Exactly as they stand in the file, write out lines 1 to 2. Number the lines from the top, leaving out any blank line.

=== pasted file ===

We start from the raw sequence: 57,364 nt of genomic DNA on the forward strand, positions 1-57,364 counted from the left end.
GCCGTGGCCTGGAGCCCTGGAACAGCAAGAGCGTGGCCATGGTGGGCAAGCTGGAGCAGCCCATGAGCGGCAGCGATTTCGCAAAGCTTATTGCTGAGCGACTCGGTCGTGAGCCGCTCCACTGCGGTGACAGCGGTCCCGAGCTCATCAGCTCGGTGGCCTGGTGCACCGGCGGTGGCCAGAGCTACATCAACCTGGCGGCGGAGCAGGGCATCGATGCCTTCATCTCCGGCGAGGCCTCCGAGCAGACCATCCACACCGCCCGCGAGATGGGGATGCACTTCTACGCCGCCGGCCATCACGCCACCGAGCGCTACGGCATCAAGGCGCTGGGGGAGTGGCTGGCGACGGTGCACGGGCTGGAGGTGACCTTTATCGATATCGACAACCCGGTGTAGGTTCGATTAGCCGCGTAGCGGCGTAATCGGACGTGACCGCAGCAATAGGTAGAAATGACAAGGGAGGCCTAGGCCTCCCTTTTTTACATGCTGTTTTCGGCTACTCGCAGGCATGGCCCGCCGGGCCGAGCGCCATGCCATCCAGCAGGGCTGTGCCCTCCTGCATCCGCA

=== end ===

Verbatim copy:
We start from the raw sequence: 57,364 nt of genomic DNA on the forward strand, positions 1-57,364 counted from the left end.
GCCGTGGCCTGGAGCCCTGGAACAGCAAGAGCGTGGCCATGGTGGGCAAGCTGGAGCAGCCCATGAGCGGCAGCGATTTCGCAAAGCTTATTGCTGAGCGACTCGGTCGTGAGCCGCTCCACTGCGGTGACAGCGGTCCCGAGCTCATCAGCTCGGTGGCCTGGTGCACCGGCGGTGGCCAGAGCTACATCAACCTGGCGGCGGAGCAGGGCATCGATGCCTTCATCTCCGGCGAGGCCTCCGAGCAGACCATCCACACCGCCCGCGAGATGGGGATGCACTTCTACGCCGCCGGCCATCACGCCACCGAGCGCTACGGCATCAAGGCGCTGGGGGAGTGGCTGGCGACGGTGCACGGGCTGGAGGTGACCTTTATCGATATCGACAACCCGGTGTAGGTTCGATTAGCCGCGTAGCGGCGTAATCGGACGTGACCGCAGCAATAGGTAGAAATGACAAGGGAGGCCTAGGCCTCCCTTTTTTACATGCTGTTTTCGGCTACTCGCAGGCATGGCCCGCCGGGCCGAGCGCCATGCCATCCAGCAGGGCTGTGCCCTCCTGCATCCGCA